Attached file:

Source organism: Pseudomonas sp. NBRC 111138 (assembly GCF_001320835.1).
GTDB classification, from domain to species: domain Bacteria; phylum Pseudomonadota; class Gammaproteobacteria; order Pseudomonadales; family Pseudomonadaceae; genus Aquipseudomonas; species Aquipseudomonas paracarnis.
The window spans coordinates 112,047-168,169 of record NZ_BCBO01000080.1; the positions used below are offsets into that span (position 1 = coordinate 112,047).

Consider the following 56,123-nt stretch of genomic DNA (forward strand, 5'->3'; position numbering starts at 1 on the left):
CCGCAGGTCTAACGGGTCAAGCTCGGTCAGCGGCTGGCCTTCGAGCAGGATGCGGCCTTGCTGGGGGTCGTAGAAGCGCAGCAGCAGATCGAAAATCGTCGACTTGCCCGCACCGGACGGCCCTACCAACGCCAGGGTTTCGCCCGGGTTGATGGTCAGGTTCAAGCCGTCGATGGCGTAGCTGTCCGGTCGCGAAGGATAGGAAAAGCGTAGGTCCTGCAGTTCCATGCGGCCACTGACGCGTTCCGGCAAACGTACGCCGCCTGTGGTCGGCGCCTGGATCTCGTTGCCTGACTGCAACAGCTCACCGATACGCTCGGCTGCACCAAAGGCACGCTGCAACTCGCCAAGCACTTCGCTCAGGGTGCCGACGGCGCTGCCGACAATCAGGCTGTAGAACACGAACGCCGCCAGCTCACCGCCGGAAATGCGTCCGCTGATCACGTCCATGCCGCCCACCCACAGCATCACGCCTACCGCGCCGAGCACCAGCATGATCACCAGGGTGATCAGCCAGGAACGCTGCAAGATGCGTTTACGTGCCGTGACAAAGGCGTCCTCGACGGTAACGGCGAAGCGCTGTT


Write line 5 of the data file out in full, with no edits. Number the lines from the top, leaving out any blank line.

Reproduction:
CCGCAGGTCTAACGGGTCAAGCTCGGTCAGCGGCTGGCCTTCGAGCAGGATGCGGCCTTGCTGGGGGTCGTAGAAGCGCAGCAGCAGATCGAAAATCGTCGACTTGCCCGCACCGGACGGCCCTACCAACGCCAGGGTTTCGCCCGGGTTGATGGTCAGGTTCAAGCCGTCGATGGCGTAGCTGTCCGGTCGCGAAGGATAGGAAAAGCGTAGGTCCTGCAGTTCCATGCGGCCACTGACGCGTTCCGGCAAACGTACGCCGCCTGTGGTCGGCGCCTGGATCTCGTTGCCTGACTGCAACAGCTCACCGATACGCTCGGCTGCACCAAAGGCACGCTGCAACTCGCCAAGCACTTCGCTCAGGGTGCCGACGGCGCTGCCGACAATCAGGCTGTAGAACACGAACGCCGCCAGCTCACCGCCGGAAATGCGTCCGCTGATCACGTCCATGCCGCCCACCCACAGCATCACGCCTACCGCGCCGAGCACCAGCATGATCACCAGGGTGATCAGCCAGGAACGCTGCAAGATGCGTTTACGTGCCGTGACAAAGGCGTCCTCGACGGTAACGGCGAAGCGCTGTT